Minn. GOP hopefuls split over next step on MNsure
ST. PAUL — All of the Republicans seeking to oust Democratic Gov. Mark Dayton regard Minnesota's problem-ridden health insurance exchange as an unmitigated disaster, but they differ on what they would do about it if they were elected.
The fissure on health care became apparent this week when Republican businessman Scott Honour strongly advocated replacing the state-run online marketplace, MNsure, with one managed by the federal government. His four main rivals flinched at the idea of relinquishing state control, with Rep. Kurt Zellers and former Rep. Marty Seifert unequivocally ruling it out as a possibility if they win.
It's a major contrast point in a GOP nomination battle that has seen few so far. Democrats waiting to see who will emerge as the fall challenger are also keeping tabs on the debate, mindful that it's easier for Republicans to criticize the current system than to present a viable alternative.
In an interview Friday with The Associated Press, Honour said that trying to repair MNsure, which cost tens of millions of dollars to construct, would amount to "an open-ended bailout" that doesn't seem worth it. He also said he doesn't see the likelihood of a sudden reversal of the federal health care law, which mandated that Americans carry health insurance and led to online exchanges where people could shop for plans.
"MNsure is Obamacare," Honour said. "What we were doing with MNsure was duplicative from day one. We can move over to the federal exchange. It's there, it works — not as well as I would want but that's their problem. It certainly works better than MNsure, and it's available to us."
He said other Republican governors — Wisconsin's Scott Walker, Texas' Rick Perry and South Carolina's Nikki Haley among them — went the federal route instead of putting state time and resources into individualized marketplaces.
Minnesota was among 14 states that opted to build their own exchanges rather than default to federal control. But MNsure struggled from the moment it launched Oct. 1, as customers encountered a glitch-laden website and confusing, often contradictory information about their insurance options.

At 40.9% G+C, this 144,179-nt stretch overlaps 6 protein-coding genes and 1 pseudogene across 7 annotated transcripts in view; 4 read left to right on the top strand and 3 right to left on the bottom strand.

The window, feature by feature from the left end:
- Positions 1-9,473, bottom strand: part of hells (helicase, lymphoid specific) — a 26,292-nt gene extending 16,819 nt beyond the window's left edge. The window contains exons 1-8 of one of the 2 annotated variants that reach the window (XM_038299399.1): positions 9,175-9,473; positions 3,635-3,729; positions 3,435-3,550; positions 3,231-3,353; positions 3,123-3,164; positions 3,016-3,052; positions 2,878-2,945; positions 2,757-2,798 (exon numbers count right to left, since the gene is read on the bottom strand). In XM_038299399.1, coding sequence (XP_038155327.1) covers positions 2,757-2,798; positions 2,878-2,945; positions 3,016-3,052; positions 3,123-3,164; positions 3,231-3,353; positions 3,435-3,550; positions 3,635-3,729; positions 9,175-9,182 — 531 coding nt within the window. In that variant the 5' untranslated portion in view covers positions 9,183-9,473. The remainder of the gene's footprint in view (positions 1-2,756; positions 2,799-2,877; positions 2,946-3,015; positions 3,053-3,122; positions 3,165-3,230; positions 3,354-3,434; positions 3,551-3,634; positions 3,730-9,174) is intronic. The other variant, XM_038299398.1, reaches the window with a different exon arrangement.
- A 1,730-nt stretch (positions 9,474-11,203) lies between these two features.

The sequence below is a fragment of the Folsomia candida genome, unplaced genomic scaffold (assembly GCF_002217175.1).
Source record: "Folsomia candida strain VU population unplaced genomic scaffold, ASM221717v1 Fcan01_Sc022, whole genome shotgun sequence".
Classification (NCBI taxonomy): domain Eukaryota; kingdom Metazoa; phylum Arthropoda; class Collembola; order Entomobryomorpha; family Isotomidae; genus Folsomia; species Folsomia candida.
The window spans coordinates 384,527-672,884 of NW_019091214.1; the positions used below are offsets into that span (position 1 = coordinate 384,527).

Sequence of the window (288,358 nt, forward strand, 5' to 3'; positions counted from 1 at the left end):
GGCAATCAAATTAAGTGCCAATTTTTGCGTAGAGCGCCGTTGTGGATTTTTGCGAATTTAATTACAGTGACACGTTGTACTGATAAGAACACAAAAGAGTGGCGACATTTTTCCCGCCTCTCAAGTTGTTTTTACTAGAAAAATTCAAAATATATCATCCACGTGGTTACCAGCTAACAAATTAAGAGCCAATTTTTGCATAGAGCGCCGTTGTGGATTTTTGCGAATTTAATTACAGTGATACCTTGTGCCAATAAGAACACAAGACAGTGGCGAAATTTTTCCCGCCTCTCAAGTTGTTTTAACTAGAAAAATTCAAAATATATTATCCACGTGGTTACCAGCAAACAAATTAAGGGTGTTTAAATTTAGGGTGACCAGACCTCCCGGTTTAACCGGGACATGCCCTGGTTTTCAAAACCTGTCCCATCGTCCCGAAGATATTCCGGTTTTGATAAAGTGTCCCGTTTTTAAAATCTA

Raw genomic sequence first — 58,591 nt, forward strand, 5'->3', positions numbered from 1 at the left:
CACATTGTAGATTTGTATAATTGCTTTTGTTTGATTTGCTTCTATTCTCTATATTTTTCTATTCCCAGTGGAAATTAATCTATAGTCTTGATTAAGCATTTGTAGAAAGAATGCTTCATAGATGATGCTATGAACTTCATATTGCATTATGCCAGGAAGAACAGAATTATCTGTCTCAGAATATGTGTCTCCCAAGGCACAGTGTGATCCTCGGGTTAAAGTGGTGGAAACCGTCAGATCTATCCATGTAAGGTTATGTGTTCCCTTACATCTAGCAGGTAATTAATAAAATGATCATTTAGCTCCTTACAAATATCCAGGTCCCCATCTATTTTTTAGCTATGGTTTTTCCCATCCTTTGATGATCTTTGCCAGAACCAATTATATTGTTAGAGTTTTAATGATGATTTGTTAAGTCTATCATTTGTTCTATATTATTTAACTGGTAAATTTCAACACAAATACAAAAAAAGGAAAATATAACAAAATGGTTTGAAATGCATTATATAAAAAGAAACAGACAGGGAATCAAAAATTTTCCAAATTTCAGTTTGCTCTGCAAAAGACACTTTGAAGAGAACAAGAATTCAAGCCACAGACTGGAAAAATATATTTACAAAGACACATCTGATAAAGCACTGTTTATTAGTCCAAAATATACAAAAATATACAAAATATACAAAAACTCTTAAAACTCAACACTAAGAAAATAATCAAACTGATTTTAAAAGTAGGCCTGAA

As problems mounted, callers to the agency's helpline faced waits that frequently stretched past an hour. By last month, MNsure executives acknowledged that some enrollees would be forced to sign up via paper application ahead of the March 31 end of open enrollment. A recent independent review sketched out several options for fixing the website, including the most drastic choice: essentially rebuilding it from scratch. MNsure officials are likely to decide soon which route to take.
Zellers, a former House speaker, responded most aggressively to Honour. He told the AP that the approach could spell more hassle for consumers by "throwing them from a small abyss into the big abyss." He's not swayed by arguments that conservatives elsewhere left it up to the federal government.
"I'm not running to be the governor of another state," Zellers said. "I'm not running to be Scott Walker-lite or Rick Perry-esque."
Zellers hasn't laid out a formal health care plan, but he said would push first for MNsure's outright repeal. He said he would seek tax incentives people could use to shop for insurance of any kind, moving away from Minnesota's current system of allowing policies only from not-for-profit companies. His proposal is predicated on winning federal waivers, which are far from certain.
Seifert said Honour's idea of swapping control probably won't sell with voters, particularly those who will decide the GOP nominee against Dayton in an August primary.
"They would view it as moving from political frying pan to political fire when you move from a state bureaucracy that is fundamentally flawed and doesn't work to a federal bureaucracy that is fundamentally flawed and doesn't work," Seifert said.
Like Zellers, Seifert said he would let more companies into the Minnesota marketplace, including for-profit companies, and make dramatic membership changes on MNsure's appointed governing board.
Restructuring the board and remodeling MNsure to make it less complicated for users is the direction state Sen. Dave Thompson would go, said his running mate state Sen. Michelle Benson. She said pushing Minnesota into the federal stream is harder than it sounds because some insurance providers are under contract with the state for the next year.
"Until we have a sitdown with everybody at the table to design the path, I don't think we should be making radical moves," Benson said.
Another candidate, Hennepin County Commissioner Jeff Johnson, said whatever approach Minnesota lawmakers take, they must be careful not to punish people who did access coverage through MNsure.
"By the time a Republican governor takes office in 2015, MNsure will have metastasized like a cancer in our health care system. People will depend on it," Johnson wrote on his campaign's Facebook page. "At that point, we should stop focusing on pushing new people into MNsure and strengthen the ability of the private market to compete with non-subsidized health care."